Changing the world for 50 years

Protecting the Tanzanian rainforest

Posted on Wednesday 30 January 2013

Discoveries of new species and collaborations with a local zoo and Tanzanian communities have led to renewed efforts to conserve important rainforest in Tanzania.

A magomera chameleon, discovered in Tanzania by Dr Andy Marshall

When Dr Andy Marshall, an academic in York's Environment Department, discovered a new species of tree in a Tanzanian forest recently, he was presented with the enjoyable challenge of what to name it. He had been here before: in 2009, while out surveying monkeys, he had disturbed a tree snake eating a previously unidentified type of chameleon. He had named it the Magombera Chameleon – to draw attention to the plight of the endangered rainforest at the foot of the Udzwunga Mountains that he wants the Tanzanian government to make a protected area.

Preserving the rainforest

The goal everywhere is to stop losing so much forest.

Dr Andy Marshall

"After articles appeared in the international press I got a 'phone call at Flamingo Land from the Head of the Commission for Science and Technology in Tanzania, who I had never met before, to say, "Okay, I want to help you in your fight to preserve this forest.'" recalls Andy, who divides his time between this zoo on the edge of the North York Moors, York’s Environment Department and fieldwork in Africa. So how can he ensure the naming of the tree has the same impact? "Well, we're in talks with an organisation that might potentially fund some of our work in return for the name," he says.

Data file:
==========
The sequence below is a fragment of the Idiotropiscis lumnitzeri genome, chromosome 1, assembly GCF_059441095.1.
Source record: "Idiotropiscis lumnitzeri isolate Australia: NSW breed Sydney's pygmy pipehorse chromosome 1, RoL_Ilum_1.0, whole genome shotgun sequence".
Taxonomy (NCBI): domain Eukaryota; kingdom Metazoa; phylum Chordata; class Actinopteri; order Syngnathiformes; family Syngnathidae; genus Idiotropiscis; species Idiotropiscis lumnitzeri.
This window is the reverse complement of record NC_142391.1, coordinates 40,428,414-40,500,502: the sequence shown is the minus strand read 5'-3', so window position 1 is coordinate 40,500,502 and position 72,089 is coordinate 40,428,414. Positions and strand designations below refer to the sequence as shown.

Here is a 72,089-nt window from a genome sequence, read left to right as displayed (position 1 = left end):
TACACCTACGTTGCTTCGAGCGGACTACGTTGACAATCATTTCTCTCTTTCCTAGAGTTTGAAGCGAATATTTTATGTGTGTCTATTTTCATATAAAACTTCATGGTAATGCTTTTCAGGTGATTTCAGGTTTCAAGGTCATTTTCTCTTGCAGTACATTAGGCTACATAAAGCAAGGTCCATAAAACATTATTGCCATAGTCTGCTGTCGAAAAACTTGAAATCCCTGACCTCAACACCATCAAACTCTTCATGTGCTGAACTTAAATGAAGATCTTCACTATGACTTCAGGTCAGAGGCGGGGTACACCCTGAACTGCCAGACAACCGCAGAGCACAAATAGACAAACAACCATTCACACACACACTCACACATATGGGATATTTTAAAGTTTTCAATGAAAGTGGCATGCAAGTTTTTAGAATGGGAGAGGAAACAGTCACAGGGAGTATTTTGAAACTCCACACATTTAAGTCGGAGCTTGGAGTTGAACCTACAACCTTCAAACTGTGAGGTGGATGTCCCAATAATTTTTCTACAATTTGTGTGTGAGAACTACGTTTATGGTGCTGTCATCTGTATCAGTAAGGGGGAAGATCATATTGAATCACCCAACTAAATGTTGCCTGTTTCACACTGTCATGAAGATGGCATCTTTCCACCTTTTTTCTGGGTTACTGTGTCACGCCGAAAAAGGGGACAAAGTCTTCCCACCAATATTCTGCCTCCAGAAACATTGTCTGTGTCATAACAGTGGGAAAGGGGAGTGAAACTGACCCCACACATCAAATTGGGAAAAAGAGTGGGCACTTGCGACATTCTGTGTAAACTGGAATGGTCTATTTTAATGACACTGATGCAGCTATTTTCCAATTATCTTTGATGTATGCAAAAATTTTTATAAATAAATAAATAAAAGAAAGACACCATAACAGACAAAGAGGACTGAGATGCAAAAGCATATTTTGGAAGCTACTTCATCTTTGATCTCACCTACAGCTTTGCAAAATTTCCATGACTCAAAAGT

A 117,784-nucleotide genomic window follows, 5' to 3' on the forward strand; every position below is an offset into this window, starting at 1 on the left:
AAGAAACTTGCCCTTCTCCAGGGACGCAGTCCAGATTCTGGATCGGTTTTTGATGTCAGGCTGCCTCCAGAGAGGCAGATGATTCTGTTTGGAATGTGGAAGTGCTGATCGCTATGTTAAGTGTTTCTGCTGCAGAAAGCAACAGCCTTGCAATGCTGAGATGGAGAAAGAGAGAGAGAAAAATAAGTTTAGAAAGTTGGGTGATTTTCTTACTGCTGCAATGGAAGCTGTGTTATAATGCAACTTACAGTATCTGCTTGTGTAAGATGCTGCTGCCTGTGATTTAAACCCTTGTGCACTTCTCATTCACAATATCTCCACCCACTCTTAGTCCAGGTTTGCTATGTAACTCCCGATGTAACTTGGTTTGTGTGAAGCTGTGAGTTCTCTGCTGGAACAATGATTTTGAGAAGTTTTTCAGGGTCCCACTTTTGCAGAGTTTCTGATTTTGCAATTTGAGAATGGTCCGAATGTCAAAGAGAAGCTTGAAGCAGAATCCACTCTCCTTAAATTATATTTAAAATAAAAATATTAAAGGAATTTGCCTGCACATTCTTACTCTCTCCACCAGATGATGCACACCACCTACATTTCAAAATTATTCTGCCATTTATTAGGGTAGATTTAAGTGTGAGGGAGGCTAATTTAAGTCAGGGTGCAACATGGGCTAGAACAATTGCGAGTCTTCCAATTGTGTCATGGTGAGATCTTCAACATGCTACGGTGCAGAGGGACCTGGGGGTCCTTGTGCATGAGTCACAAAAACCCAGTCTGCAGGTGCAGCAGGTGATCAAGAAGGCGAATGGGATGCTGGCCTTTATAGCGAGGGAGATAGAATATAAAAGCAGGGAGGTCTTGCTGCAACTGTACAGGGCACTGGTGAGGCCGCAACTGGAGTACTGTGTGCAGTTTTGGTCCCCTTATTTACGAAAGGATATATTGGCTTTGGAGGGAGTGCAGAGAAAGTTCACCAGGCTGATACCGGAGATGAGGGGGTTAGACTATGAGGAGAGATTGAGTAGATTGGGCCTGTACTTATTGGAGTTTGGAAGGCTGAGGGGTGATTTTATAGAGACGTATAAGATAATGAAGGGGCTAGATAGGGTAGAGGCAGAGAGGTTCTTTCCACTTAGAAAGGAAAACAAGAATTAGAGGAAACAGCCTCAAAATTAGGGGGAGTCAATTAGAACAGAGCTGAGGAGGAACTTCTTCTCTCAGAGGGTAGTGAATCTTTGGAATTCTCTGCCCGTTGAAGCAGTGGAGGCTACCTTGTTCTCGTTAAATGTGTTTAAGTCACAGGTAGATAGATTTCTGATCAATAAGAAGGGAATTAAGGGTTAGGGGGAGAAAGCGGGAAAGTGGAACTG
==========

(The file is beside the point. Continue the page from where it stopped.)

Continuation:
Sustainable conservation

Andy, meanwhile, has created a direct connection between York's Environment Department, Flamingo Land and the villagers of the Magombera Forest. A trust fund set up by Flamingo Land guarantees the annual salaries of seven Tanzanians employed to conserve the forest. Those bonds will only strengthen: the Environment Department is currently researching how they can use the example of their work in the Magombera forest to improve how Rain Forest conservation is taught to school pupils in Yorkshire. The Circle Institute (Centre for the Integration of Research, Conservation and Learning), which is co-funded by the University and Flamingo Land, but based at the North Yorkshire theme park, has since 2010 dedicated itself to conservation awareness and education, applying its findings locally and in their Udzungwa Forest project. And it's not one-way traffic: Marshall, who is a passionate proponent of the conservation work being done in modern zoos, is drawing on his experience in Africa to write a biodiversity action plan for the wildlife native to Flamingo Land. "The solutions are not so different," he says. "The goal everywhere is to stop losing so much forest."

From an interview with Patti Nicol for Grapevine Magazine

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